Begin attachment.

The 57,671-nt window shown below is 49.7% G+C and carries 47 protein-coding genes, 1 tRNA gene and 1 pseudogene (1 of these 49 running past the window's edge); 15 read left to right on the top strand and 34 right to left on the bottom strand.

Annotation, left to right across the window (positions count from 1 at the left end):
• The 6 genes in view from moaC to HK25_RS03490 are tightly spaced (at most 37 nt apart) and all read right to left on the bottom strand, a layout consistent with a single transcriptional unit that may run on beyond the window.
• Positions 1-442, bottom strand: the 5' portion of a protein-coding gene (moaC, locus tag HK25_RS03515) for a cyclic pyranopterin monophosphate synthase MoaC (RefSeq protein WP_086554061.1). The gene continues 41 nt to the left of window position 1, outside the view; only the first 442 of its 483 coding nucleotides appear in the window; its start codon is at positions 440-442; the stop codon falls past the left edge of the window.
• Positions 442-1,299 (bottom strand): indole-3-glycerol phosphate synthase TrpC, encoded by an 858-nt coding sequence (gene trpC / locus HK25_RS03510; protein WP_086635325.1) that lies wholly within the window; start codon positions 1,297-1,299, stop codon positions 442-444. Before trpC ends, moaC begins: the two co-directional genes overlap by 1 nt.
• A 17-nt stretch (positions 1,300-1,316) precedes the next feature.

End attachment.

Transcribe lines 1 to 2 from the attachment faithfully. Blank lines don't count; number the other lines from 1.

The 57,671-nt window shown below is 49.7% G+C and carries 47 protein-coding genes, 1 tRNA gene and 1 pseudogene (1 of these 49 running past the window's edge); 15 read left to right on the top strand and 34 right to left on the bottom strand.

Annotation, left to right across the window (positions count from 1 at the left end):